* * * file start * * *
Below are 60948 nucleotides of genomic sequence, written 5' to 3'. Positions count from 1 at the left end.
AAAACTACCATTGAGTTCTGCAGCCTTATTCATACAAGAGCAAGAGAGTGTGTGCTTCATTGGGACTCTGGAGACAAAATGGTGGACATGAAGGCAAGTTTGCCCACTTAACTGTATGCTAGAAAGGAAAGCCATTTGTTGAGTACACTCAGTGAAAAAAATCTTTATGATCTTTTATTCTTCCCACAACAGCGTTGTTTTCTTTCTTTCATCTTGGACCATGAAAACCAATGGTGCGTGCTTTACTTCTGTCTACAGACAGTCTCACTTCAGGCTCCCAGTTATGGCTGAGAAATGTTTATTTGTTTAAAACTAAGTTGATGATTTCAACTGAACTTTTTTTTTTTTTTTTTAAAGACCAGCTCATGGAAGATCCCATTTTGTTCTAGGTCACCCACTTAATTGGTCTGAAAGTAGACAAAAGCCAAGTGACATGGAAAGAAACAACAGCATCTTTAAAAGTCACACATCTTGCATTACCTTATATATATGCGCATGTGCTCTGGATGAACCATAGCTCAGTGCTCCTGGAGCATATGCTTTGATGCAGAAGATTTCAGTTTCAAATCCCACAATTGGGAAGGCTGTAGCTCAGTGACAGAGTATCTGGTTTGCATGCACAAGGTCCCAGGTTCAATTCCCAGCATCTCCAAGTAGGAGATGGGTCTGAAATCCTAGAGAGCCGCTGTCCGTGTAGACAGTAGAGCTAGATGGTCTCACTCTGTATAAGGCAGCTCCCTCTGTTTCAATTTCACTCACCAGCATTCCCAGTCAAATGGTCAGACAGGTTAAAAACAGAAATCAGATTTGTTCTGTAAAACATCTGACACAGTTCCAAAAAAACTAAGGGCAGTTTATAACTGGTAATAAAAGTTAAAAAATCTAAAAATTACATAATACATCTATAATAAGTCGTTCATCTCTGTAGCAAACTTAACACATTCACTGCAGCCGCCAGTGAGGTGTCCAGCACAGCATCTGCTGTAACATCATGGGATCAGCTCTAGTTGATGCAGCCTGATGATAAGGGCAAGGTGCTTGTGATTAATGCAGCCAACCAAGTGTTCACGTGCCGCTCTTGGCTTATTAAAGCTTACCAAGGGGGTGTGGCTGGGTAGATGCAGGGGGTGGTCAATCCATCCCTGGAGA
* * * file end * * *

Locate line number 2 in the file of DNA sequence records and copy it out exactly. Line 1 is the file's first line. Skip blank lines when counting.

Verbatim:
AAAACTACCATTGAGTTCTGCAGCCTTATTCATACAAGAGCAAGAGAGTGTGTGCTTCATTGGGACTCTGGAGACAAAATGGTGGACATGAAGGCAAGTTTGCCCACTTAACTGTATGCTAGAAAGGAAAGCCATTTGTTGAGTACACTCAGTGAAAAAAATCTTTATGATCTTTTATTCTTCCCACAACAGCGTTGTTTTCTTTCTTTCATCTTGGACCATGAAAACCAATGGTGCGTGCTTTACTTCTGTCTACAGACAGTCTCACTTCAGGCTCCCAGTTATGGCTGAGAAATGTTTATTTGTTTAAAACTAAGTTGATGATTTCAACTGAACTTTTTTTTTTTTTTTTTAAAGACCAGCTCATGGAAGATCCCATTTTGTTCTAGGTCACCCACTTAATTGGTCTGAAAGTAGACAAAAGCCAAGTGACATGGAAAGAAACAACAGCATCTTTAAAAGTCACACATCTTGCATTACCTTATATATATGCGCATGTGCTCTGGATGAACCATAGCTCAGTGCTCCTGGAGCATATGCTTTGATGCAGAAGATTTCAGTTTCAAATCCCACAATTGGGAAGGCTGTAGCTCAGTGACAGAGTATCTGGTTTGCATGCACAAGGTCCCAGGTTCAATTCCCAGCATCTCCAAGTAGGAGATGGGTCTGAAATCCTAGAGAGCCGCTGTCCGTGTAGACAGTAGAGCTAGATGGTCTCACTCTGTATAAGGCAGCTCCCTCTGTTTCAATTTCACTCACCAGCATTCCCAGTCAAATGGTCAGACAGGTTAAAAACAGAAATCAGATTTGTTCTGTAAAACATCTGACACAGTTCCAAAAAAACTAAGGGCAGTTTATAACTGGTAATAAAAGTTAAAAAATCTAAAAATTACATAATACATCTATAATAAGTCGTTCATCTCTGTAGCAAACTTAACACATTCACTGCAGCCGCCAGTGAGGTGTCCAGCACAGCATCTGCTGTAACATCATGGGATCAGCTCTAGTTGATGCAGCCTGATGATAAGGGCAAGGTGCTTGTGATTAATGCAGCCAACCAAGTGTTCACGTGCCGCTCTTGGCTTATTAAAGCTTACCAAGGGGGTGTGGCTGGGTAGATGCAGGGGGTGGTCAATCCATCCCTGGAGA